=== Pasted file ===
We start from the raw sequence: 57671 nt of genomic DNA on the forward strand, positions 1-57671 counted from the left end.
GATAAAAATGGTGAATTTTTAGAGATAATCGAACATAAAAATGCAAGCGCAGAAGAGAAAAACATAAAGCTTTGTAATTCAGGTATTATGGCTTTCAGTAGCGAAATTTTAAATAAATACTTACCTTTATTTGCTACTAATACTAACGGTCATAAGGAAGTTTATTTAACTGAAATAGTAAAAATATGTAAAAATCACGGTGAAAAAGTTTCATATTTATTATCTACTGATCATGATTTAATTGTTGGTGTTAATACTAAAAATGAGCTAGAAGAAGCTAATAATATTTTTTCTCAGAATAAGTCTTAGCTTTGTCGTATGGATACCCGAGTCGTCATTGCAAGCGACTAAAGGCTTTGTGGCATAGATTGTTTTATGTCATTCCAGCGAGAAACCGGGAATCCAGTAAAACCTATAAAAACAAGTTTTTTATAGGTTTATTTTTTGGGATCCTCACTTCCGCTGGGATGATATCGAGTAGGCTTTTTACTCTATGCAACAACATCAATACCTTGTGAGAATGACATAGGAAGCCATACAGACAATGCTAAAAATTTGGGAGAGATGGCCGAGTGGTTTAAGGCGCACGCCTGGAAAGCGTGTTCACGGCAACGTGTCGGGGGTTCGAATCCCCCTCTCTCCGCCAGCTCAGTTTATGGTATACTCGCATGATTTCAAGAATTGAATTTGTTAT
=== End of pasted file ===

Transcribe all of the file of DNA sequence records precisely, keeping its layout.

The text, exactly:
We start from the raw sequence: 57671 nt of genomic DNA on the forward strand, positions 1-57671 counted from the left end.
GATAAAAATGGTGAATTTTTAGAGATAATCGAACATAAAAATGCAAGCGCAGAAGAGAAAAACATAAAGCTTTGTAATTCAGGTATTATGGCTTTCAGTAGCGAAATTTTAAATAAATACTTACCTTTATTTGCTACTAATACTAACGGTCATAAGGAAGTTTATTTAACTGAAATAGTAAAAATATGTAAAAATCACGGTGAAAAAGTTTCATATTTATTATCTACTGATCATGATTTAATTGTTGGTGTTAATACTAAAAATGAGCTAGAAGAAGCTAATAATATTTTTTCTCAGAATAAGTCTTAGCTTTGTCGTATGGATACCCGAGTCGTCATTGCAAGCGACTAAAGGCTTTGTGGCATAGATTGTTTTATGTCATTCCAGCGAGAAACCGGGAATCCAGTAAAACCTATAAAAACAAGTTTTTTATAGGTTTATTTTTTGGGATCCTCACTTCCGCTGGGATGATATCGAGTAGGCTTTTTACTCTATGCAACAACATCAATACCTTGTGAGAATGACATAGGAAGCCATACAGACAATGCTAAAAATTTGGGAGAGATGGCCGAGTGGTTTAAGGCGCACGCCTGGAAAGCGTGTTCACGGCAACGTGTCGGGGGTTCGAATCCCCCTCTCTCCGCCAGCTCAGTTTATGGTATACTCGCATGATTTCAAGAATTGAATTTGTTAT